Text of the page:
This demonstrates that racism must be regarded as not merely prejudice alone, but prejudice reinforced with power. When the people who are the majority in society, at least a simple majority in every town and city and an outright majority in both, who dominate every public institution, every major industry, as well as parliament and the legal profession, use their power to oppress a minority, the harm done is that much greater than when individuals from a minority express prejudice or impatience or dislike of the majority (which may be rooted in a long experience of racism), and this includes when it is against a group within the majority which has previously experienced persecution. There is a long history of “reverse racism” being punished more harshly than aggressive majority racism; one thinks of the group of young women who fought to be admitted to a hitherto all-white school in Alabama in the 1950s, one of whom was later expelled for calling some of the racist bullies “white trash”.

As for the accusation that surfaced yesterday, it was a single incident of non-criminal (16 is the age of consent in the UK, other than where the older party is a teacher or in some other position of responsibility) but inappropriate behaviour six years ago. If a lot of similar reports appear which are credible, we might reconsider our views but we must ask why the Yorkshire Post saw fit to make a story of this bit of tittle-tattle other than to discredit someone who had exposed racism at a Yorkshire institution. It’s disappointing but not surprising that some Muslims on social media chose to believe the woman without knowing anything about her except for her name and what it suggests about her background. Even if the claims are true, so what? It was five years ago and since then, as well as campaigning against racism in a major county cricket team, he also supplied free meals to health workers during the first lockdown last year when they were risking their lives to treat Covid patients without adequate PPE. People’s characters change and if someone improves and does good things or does the community a great service, we should not judge them by minor misdeeds allegedly committed years ago.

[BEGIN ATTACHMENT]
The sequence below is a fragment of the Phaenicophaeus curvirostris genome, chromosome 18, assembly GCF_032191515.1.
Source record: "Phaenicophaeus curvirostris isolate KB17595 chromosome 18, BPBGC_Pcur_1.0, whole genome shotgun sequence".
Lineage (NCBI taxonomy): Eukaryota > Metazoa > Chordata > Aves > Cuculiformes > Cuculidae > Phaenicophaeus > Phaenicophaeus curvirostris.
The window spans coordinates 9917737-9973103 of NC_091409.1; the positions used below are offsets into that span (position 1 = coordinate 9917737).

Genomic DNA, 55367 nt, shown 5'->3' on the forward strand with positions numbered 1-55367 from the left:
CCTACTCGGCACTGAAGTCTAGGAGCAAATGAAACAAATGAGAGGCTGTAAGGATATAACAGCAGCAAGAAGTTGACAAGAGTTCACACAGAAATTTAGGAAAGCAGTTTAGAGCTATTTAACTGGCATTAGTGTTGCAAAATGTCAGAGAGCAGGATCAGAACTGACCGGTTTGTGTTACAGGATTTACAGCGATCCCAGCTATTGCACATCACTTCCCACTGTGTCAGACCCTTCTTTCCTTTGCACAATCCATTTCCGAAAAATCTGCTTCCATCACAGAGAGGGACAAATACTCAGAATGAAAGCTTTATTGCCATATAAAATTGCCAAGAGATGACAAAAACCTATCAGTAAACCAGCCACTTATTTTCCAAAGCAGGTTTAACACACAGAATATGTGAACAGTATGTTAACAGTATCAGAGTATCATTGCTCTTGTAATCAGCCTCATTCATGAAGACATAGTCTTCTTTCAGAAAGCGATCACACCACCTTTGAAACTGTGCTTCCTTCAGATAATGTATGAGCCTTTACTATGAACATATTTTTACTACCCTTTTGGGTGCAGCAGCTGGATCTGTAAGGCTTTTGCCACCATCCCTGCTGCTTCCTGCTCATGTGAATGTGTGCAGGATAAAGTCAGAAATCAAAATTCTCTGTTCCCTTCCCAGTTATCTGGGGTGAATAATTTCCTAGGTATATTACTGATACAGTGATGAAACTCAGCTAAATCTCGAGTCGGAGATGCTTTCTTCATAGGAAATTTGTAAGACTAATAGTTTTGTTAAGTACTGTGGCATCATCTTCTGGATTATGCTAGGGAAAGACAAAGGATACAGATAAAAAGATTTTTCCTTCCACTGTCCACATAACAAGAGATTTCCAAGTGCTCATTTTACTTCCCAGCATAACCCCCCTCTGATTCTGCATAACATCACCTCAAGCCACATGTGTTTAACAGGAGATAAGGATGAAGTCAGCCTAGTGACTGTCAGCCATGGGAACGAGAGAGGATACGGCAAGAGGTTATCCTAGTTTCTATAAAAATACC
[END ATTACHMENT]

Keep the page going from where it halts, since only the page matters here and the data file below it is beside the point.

There is no reason to publish this trivial tittle-tattle other than to derail the story, to preserve an unjust status quo, to give people licence to be racist or at least to pretend it isn’t a problem. I would have no problem with these things being reported against a background of other misbehaviour or criminality on Azeem Rafiq’s part, but it’s not; he had been talking about the culture of racism at a major British cricket club which he experienced over a period of years, including while training as a teenager, all of which happened since the mid-2000s (he only moved to the UK in 2001, aged 10). It opened up debate on the Black and Asian experience in British sport and other British institutions, and then thanks to two accusations of trivial misdeeds from years back, the whole issue dropped out of the news. All of a sudden, there is a ‘but’; what he’s saying may be true, but he’s not the best person to talk about these things, but who is? People should not have to be perfect not to suffer racism, nor to be believed when they talk about it.